LEADDD is officially back in person—for the first time in three years! We’re in San Diego for a day packed with personal and professional development, created by women for women. Follow along with our live updates—we’ll be updating this page throughout the day with the latest session takeaways.
4:40 p.m. – LEADDD Closing
That’s a wrap on LEADDD San Diego! We had a powerful day sharpening our leadership skills and bettering our best.
Be sure to check back tomorrow for our Trident live blog during Day 1 of Tri Delta’s 60th Biennial Convention.
3:45 p.m. – “She Gets It: Elevating Your Bold and Brilliant Voice!” with AmyK Hutchens
Tri Delta favorite AmyK Hutchens, California/San Diego, is back with us once again for another LEADDD presentation to close out our time together. AmyK is an international award-winning speaker, the Amazon #1 bestselling author of the books, “GET IT: Five Steps to the Sex, Salary and Success You Want” and “The Secrets Leaders Keep.”
Today, she’s inspiring all of us to elevate our bold and brilliant voice with her unmatched energy and wisdom.
“When your voice is bold and brilliant, you get more of what you want. And the number one way to do that is to communicate to connect.”
AmyK shares her 22 magical phrases to make us amazingly brilliant at navigating tough conversations, and reminds us that “Life happens one conversation at a time.”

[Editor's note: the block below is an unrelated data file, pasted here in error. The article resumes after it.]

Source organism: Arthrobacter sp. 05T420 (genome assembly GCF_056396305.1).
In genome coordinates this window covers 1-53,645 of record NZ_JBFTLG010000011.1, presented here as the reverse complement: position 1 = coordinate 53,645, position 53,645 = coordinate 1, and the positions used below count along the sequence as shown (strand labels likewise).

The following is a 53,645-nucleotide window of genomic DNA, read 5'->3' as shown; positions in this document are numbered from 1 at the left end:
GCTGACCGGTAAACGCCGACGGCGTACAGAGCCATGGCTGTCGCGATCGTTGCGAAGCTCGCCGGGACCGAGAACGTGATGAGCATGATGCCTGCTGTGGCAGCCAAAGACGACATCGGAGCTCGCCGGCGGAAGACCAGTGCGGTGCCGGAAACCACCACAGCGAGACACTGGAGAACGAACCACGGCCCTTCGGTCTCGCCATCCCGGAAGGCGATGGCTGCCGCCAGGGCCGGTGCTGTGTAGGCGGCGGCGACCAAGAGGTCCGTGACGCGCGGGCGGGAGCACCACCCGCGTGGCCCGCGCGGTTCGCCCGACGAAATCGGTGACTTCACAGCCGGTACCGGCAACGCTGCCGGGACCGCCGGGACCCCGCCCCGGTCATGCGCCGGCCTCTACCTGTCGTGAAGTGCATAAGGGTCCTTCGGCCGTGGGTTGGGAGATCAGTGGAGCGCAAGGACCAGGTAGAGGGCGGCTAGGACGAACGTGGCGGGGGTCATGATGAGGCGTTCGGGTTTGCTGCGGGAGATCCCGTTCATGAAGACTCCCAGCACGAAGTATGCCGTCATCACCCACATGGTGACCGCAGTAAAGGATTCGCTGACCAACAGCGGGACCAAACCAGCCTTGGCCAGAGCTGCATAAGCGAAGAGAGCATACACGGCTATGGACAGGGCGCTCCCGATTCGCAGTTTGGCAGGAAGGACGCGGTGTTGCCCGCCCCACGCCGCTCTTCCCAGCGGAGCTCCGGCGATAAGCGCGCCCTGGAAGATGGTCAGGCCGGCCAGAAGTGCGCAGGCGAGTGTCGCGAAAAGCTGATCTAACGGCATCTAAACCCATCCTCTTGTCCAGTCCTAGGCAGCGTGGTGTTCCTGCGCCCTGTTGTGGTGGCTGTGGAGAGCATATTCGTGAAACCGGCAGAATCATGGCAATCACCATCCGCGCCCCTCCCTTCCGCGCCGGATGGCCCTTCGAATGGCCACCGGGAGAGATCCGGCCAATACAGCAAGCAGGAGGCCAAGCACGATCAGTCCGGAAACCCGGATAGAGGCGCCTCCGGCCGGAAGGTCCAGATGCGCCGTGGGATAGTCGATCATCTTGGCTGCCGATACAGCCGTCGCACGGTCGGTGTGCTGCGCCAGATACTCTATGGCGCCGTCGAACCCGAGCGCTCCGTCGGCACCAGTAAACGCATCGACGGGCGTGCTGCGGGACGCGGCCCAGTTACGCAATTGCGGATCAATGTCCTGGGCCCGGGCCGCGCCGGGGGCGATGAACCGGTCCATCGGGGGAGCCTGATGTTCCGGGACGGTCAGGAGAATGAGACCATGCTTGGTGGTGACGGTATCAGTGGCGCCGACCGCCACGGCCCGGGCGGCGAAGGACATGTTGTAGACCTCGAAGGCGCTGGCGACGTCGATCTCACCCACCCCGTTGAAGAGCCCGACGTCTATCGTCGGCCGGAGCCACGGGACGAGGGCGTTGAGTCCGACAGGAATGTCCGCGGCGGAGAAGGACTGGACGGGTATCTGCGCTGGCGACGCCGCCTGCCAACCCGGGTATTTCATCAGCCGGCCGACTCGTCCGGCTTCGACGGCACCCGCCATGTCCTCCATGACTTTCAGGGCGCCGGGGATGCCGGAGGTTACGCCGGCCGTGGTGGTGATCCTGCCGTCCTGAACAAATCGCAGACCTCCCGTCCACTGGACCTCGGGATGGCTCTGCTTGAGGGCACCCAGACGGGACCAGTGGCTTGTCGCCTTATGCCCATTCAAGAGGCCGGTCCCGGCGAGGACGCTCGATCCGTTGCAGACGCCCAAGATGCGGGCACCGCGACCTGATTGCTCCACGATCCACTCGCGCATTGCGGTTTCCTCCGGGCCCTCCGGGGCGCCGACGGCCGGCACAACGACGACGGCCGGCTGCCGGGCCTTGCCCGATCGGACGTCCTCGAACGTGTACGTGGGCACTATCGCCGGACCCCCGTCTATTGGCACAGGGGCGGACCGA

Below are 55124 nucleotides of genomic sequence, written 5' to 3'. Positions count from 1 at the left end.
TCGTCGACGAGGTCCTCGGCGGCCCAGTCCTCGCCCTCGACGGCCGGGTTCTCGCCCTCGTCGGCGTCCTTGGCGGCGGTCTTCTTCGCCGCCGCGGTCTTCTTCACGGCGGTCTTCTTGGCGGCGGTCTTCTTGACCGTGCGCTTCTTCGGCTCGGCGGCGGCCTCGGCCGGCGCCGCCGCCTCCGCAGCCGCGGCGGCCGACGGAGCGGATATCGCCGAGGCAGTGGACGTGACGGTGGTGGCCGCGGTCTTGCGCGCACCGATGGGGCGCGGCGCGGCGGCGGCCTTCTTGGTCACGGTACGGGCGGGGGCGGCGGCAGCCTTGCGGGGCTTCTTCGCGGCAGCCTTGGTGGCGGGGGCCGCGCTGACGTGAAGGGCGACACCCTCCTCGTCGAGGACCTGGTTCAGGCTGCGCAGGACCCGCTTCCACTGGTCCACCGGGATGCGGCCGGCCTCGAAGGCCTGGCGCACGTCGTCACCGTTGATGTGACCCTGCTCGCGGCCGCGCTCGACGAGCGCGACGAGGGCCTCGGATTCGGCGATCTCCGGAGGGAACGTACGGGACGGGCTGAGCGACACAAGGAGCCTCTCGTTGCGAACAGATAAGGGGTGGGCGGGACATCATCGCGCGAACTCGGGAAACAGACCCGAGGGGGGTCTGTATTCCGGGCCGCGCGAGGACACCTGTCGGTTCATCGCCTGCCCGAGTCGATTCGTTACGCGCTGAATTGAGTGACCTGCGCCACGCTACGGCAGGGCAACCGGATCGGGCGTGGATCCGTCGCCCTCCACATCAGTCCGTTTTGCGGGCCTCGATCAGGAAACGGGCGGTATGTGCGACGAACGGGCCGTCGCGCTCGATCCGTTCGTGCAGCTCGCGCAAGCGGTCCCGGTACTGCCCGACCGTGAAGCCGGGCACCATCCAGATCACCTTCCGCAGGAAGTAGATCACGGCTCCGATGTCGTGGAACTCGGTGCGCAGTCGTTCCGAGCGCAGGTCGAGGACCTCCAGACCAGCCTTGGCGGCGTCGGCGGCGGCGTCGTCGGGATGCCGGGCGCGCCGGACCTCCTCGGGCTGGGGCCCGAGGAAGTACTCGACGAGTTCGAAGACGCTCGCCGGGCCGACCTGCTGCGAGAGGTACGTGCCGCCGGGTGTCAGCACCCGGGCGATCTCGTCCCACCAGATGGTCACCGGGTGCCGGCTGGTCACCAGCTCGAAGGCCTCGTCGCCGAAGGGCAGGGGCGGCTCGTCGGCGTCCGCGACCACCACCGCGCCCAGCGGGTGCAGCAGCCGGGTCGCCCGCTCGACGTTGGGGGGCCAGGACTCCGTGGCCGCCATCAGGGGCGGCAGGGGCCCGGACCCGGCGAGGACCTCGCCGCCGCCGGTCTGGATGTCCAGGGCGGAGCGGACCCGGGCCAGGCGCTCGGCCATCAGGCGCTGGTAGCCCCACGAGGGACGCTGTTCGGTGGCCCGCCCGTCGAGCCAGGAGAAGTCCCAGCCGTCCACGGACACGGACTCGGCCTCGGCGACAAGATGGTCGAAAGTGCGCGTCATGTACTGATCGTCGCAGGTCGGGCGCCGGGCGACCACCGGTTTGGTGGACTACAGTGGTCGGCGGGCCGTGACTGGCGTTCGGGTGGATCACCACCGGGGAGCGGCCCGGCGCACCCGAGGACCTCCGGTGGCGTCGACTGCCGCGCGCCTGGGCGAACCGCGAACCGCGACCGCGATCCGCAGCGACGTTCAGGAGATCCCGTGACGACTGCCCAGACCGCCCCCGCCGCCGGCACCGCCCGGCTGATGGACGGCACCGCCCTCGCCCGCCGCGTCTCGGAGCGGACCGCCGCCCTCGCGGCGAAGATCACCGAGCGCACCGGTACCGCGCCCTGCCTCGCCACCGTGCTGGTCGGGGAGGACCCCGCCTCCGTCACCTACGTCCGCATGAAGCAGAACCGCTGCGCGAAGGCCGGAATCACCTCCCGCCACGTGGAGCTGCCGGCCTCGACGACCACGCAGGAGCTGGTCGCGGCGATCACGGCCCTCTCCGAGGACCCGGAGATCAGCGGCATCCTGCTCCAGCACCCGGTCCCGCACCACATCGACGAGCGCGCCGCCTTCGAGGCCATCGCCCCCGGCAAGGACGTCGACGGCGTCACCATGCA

“The world is a reflection of you, not the other way around,” says AmyK. “Your world is up here: what you think is what you’re going to find… Choose the story that says I’m bold, I’m brilliant I’m elevating my voice, and you’ll prove yourself right.”
2:15 p.m. – “Inspiring Generational Leadership” with DeLinda Forsythe
Next up is DeLinda Forsythe. DeLinda is a 35-year executive, CEO and entrepreneur in the contract furniture industry. Her company Innovative Commercial Environments (ICE), has been on the Inc. 5000 seven times in part because of her decision to partner with Millennial co-workers. DeLinda is here to share more about her journey of creating a culture of multi-generational mentorship.
When looking at the success of her company, DeLinda found that “It wasn’t our products that were different. It was our people. And our people were different because our leadership skills were different.”
“When you build a culture known for mentorship, coaching and encouraging other people, you build a strong brand,” says DeLinda.
DeLinda has invited three guests to join us her on stage to share their stories of mentorship: Nerissa Zhang, CEO of The Bright App, whom DeLinda has mentored, Grace DeLynne, 11-year-old author of the book “The true power of Girls,” and Christine Gail, best-selling author and book publishing coach.
Nerissa shares the impact mentorship had on her life from a young age. “I realized how important it is to connect with other strong women who you want to be like. When I met DeLinda I thought, ‘I want to be like you—how do I do that?’”
DeLinda shares that “Being a mentor is as simple as being a keystone, making introductions. It’s a ripple effect… Identify just one person you can be an advocate for and could benefit from you being their mentor.”
The entire room was in awe of Grace who shared her own thoughtful insight into what she hopes to accomplish with her book.
“I want to help girls so that they don’t have to go through anything as they grow older, like bullying or negative thoughts about themselves. I want to teach them that they are their own unique self, and they don’t need to change anything about themselves. They can be themselves and be loved for who they are.”